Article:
I remember a decade ago sitting in front of my 9-month-old daughter, who was in her highchair, trying to feed her a spoonful of pureed vegetables. It didn’t matter whether it was peas or green beans or something else, because the result was the same: she put it in her mouth, and it came out right away.
Compare this to feeding her apple juice, as she would open her mouth after each bite and approach the chair with pleasure. I almost danced with her. This was easier! Let’s just keep doing this! But as a nutritional epidemiologist, I knew that satisfying her craving for sweetness alone wouldn’t benefit her health in the long run.
At the University of Pittsburgh Graduate School of Public Health, I study the consequences of poor nutrition on the health of mothers and children. Most recently, she served on the committee of the National Academies of Sciences, Engineering, and Medicine that summarized guidelines for feeding infants and children up to age two. As part of the committee, I helped write a report on feeding young children added sugars and sugar-sweetened beverages. And – spoiler alert! Experts advise no added sugar for infants and little or no added sugar for children 12 to 24 months of age.
Added sugars are the sugars and juices that are added to foods during processing, preparation, or later at the table. It can be natural sugars, such as honey, or artificial sweeteners, such as high-fructose corn syrup. Yogurt, baby snacks, fruit drinks, desserts, and sweet bakery products are the most common sources of added sugars in infant and toddler meals.
Unlike naturally occurring sugars in fruits, dairy, vegetables, bread and other grains, natural sugars and artificial sweeteners added to foods are the ones we should eliminate or limit in young children’s meals. but why?
From birth to 24 months, proper growth and development requires calories and nutrients. Foods and drinks that are high in added sugars provide a lot of calories — referred to as “empty calories” — but not many nutrients. Introducing foods with added sugars to babies from birth to 24 months is a problem because they eat relatively small amounts of food at this stage.
To ensure healthy nutrition, the food they eat should be rich in nutrients. If young children are satiating foods or drinks that are high in calories and sugar, that leaves less room for nutritious foods.
Children who are fed diets rich in added sugars are more likely than children who eat less sugar to have a number of negative health consequences as they grow up, including childhood obesity, cardiovascular disease and tooth decay.
Diet from birth to 24 months also shapes long-term food preferences. People crave sugar because it builds up fat stores and prevented our ancestors from starving when food was scarce.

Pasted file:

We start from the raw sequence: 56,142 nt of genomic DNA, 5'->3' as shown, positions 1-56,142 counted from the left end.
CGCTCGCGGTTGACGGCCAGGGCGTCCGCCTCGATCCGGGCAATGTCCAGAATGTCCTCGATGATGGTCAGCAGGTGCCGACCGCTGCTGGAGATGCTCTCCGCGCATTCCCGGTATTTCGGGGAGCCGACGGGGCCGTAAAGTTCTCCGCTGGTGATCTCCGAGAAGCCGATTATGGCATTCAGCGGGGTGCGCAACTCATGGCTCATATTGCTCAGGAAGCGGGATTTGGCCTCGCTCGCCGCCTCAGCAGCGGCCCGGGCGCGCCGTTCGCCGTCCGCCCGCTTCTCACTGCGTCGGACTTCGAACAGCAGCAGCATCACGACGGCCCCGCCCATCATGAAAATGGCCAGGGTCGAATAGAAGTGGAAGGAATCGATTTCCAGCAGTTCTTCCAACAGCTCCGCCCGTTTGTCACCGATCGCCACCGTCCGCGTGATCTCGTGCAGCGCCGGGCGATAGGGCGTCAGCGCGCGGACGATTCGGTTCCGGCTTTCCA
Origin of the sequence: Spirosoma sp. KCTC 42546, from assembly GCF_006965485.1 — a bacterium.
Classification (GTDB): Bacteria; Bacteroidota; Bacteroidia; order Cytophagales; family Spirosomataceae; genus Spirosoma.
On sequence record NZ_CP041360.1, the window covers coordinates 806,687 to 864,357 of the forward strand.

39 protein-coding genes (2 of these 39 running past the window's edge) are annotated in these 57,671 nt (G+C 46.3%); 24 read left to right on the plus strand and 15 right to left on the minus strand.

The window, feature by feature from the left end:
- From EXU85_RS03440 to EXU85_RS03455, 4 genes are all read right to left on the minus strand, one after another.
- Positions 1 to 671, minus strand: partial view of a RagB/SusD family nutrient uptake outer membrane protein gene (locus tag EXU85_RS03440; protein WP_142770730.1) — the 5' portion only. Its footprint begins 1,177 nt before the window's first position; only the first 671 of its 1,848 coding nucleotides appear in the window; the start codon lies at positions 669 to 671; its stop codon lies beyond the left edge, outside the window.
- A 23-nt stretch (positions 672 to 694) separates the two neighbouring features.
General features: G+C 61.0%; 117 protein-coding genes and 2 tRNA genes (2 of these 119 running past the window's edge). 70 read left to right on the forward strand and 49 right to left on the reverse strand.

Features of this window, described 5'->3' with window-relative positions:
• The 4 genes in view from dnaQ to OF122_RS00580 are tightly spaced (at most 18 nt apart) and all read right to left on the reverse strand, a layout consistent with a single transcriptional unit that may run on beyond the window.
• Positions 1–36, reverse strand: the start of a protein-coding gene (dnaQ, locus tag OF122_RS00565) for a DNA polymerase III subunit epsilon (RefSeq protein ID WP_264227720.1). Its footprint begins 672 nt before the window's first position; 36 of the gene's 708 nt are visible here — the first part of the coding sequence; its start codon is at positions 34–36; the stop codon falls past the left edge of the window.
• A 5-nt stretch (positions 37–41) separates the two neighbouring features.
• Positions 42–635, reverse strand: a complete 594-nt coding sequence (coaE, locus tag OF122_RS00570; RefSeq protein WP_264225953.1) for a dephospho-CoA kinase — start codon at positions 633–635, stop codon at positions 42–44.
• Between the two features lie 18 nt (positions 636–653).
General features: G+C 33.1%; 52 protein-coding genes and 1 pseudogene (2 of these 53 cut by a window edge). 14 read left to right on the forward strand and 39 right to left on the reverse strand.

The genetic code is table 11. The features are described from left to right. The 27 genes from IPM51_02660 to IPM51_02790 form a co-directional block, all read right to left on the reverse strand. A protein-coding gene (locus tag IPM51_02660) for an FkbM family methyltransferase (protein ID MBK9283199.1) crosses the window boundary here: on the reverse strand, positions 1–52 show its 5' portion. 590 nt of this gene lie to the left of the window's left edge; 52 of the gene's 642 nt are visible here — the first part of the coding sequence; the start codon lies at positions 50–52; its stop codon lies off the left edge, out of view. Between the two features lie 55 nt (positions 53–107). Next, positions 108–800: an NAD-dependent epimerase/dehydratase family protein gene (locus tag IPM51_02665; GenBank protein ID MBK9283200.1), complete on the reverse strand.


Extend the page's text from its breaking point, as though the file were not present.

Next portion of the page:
But children can learn to accept bitter foods that are rich in nutrients, such as vegetables, if they are introduced repeatedly in early childhood.
Establishing healthy diet patterns early in life can help children maintain a healthy weight and avoid chronic disease.
Here are some practical tips for parents and caregivers of infants and young children to eliminate or reduce sugar consumption
1. Look at the food label
Check the amount of added sugars on the Nutrition Facts label on foods and drinks before you buy them. The labels include the amount of “total sugars,” and below that the amount of “added sugars.” One 8-ounce serving of chocolate milk has 15 grams of added sugar, for example, while regular cow’s milk has no added sugar.
2. Switch to healthy drinks
Replace sweetened drinks with water or milk (breast milk, formula or other milk, depending on the age of the child). Avoid or limit sugary drinks such as regular soda, flavored milk, fruit drinks, juice containing less than 100% fruit, sports drinks, energy drinks, sweetened water or tea.
3. Eliminate sugar during food preparation
Prepare foods for your little one at home without adding sugar.
4. Pay attention to the different names of sugar
Some packaged foods literally have “sweetener” in their names, such as sweetened applesauce or sweetened peaches. But it is not always easy to detect sugar. Foods we wouldn’t expect to contain often contain added sugars, such as yogurt. Added sugars are known by many different names, such as high-fructose corn syrup, fruit juice concentrate, cane sugar, corn sweeteners, lactose, glucose, sucrose, and maple syrup. So always check the ingredients list.
5. Watch out for the sugar in packaged or store-bought foods
If you offer your child canned or store-bought foods and drinks, such as dry cereal, fruit bags, or baby food packages, they should have little or no added sugars.
6. Try again and again
Offer children bitter foods such as vegetables over and over. Toddlers need to be exposed to foods 30 times or so before they learn to love them!
Reducing added sugar is not as easy as we often make it a pro. In fact, it may not be possible for many people due to limited access or high prices for healthy foods. Some people have urgent needs that may take precedence over a healthy diet. Fast food restaurants and fast food stores seem to be everywhere you look.
So don’t try to make all these changes with your child at once. Pick one that seems feasible, and try it out first. Gradually add another. Remember that breaking a healthy habit is normal. The important thing is to get back on the horse and try again.
(This article was published by PTI from The Conversation)